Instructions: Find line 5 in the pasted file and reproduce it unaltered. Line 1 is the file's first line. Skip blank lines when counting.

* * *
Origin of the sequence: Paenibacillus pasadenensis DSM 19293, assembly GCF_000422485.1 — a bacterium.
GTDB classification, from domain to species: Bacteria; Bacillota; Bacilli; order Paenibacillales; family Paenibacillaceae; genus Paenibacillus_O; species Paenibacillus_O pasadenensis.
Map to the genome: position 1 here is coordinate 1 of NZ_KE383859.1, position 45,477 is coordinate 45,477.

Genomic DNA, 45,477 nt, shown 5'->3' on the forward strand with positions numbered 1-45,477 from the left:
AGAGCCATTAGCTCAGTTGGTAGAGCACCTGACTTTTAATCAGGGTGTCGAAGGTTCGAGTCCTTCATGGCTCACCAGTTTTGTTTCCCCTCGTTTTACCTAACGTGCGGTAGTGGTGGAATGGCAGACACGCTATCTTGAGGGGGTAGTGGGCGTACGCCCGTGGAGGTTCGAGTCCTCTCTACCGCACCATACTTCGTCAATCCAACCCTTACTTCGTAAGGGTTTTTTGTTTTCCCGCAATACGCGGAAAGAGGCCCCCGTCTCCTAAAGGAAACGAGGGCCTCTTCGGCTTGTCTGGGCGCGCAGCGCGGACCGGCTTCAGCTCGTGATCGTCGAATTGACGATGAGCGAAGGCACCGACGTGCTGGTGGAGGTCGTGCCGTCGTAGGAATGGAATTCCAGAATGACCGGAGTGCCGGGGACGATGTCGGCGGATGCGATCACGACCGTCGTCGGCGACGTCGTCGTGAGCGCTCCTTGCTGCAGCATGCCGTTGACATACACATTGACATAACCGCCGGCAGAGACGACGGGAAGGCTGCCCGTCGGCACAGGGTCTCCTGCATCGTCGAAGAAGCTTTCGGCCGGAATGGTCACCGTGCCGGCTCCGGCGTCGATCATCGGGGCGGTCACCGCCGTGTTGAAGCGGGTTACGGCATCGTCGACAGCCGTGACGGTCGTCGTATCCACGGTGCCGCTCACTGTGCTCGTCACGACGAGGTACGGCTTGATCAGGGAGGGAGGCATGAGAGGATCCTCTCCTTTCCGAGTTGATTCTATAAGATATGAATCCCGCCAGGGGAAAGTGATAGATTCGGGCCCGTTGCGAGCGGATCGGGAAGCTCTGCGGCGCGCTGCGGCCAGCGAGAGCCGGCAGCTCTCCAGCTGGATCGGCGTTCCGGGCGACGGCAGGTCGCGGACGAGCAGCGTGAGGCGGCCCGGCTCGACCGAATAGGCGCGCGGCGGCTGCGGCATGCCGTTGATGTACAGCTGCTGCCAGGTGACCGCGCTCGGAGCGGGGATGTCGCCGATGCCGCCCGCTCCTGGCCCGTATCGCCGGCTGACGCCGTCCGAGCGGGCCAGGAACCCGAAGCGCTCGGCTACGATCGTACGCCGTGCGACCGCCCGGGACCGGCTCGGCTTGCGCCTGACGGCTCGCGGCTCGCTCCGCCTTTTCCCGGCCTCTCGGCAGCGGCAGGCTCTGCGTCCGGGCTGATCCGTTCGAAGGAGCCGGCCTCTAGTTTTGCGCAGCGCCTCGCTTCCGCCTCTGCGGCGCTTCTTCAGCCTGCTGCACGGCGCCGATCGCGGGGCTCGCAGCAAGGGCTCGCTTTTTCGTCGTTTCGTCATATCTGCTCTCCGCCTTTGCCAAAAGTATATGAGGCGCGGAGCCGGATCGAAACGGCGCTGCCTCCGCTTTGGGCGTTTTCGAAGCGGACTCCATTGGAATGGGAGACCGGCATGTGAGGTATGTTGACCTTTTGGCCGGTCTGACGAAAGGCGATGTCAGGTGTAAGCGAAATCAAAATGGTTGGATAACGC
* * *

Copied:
AGAGCCATTAGCTCAGTTGGTAGAGCACCTGACTTTTAATCAGGGTGTCGAAGGTTCGAGTCCTTCATGGCTCACCAGTTTTGTTTCCCCTCGTTTTACCTAACGTGCGGTAGTGGTGGAATGGCAGACACGCTATCTTGAGGGGGTAGTGGGCGTACGCCCGTGGAGGTTCGAGTCCTCTCTACCGCACCATACTTCGTCAATCCAACCCTTACTTCGTAAGGGTTTTTTGTTTTCCCGCAATACGCGGAAAGAGGCCCCCGTCTCCTAAAGGAAACGAGGGCCTCTTCGGCTTGTCTGGGCGCGCAGCGCGGACCGGCTTCAGCTCGTGATCGTCGAATTGACGATGAGCGAAGGCACCGACGTGCTGGTGGAGGTCGTGCCGTCGTAGGAATGGAATTCCAGAATGACCGGAGTGCCGGGGACGATGTCGGCGGATGCGATCACGACCGTCGTCGGCGACGTCGTCGTGAGCGCTCCTTGCTGCAGCATGCCGTTGACATACACATTGACATAACCGCCGGCAGAGACGACGGGAAGGCTGCCCGTCGGCACAGGGTCTCCTGCATCGTCGAAGAAGCTTTCGGCCGGAATGGTCACCGTGCCGGCTCCGGCGTCGATCATCGGGGCGGTCACCGCCGTGTTGAAGCGGGTTACGGCATCGTCGACAGCCGTGACGGTCGTCGTATCCACGGTGCCGCTCACTGTGCTCGTCACGACGAGGTACGGCTTGATCAGGGAGGGAGGCATGAGAGGATCCTCTCCTTTCCGAGTTGATTCTATAAGATATGAATCCCGCCAGGGGAAAGTGATAGATTCGGGCCCGTTGCGAGCGGATCGGGAAGCTCTGCGGCGCGCTGCGGCCAGCGAGAGCCGGCAGCTCTCCAGCTGGATCGGCGTTCCGGGCGACGGCAGGTCGCGGACGAGCAGCGTGAGGCGGCCCGGCTCGACCGAATAGGCGCGCGGCGGCTGCGGCATGCCGTTGATGTACAGCTGCTGCCAGGTGACCGCGCTCGGAGCGGGGATGTCGCCGATGCCGCCCGCTCCTGGCCCGTATCGCCGGCTGACGCCGTCCGAGCGGGCCAGGAACCCGAAGCGCTCGGCTACGATCGTACGCCGTGCGACCGCCCGGGACCGGCTCGGCTTGCGCCTGACGGCTCGCGGCTCGCTCCGCCTTTTCCCGGCCTCTCGGCAGCGGCAGGCTCTGCGTCCGGGCTGATCCGTTCGAAGGAGCCGGCCTCTAGTTTTGCGCAGCGCCTCGCTTCCGCCTCTGCGGCGCTTCTTCAGCCTGCTGCACGGCGCCGATCGCGGGGCTCGCAGCAAGGGCTCGCTTTTTCGTCGTTTCGTCATATCTGCTCTCCGCCTTTGCCAAAAGTATATGAGGCGCGGAGCCGGATCGAAACGGCGCTGCCTCCGCTTTGGGCGTTTTCGAAGCGGACTCCATTGGAATGGGAGACCGGCATGTGAGGTATGTTGACCTTTTGGCCGGTCTGACGAAAGGCGATGTCAGGTGTAAGCGAAATCAAAATGGTTGGATAACGC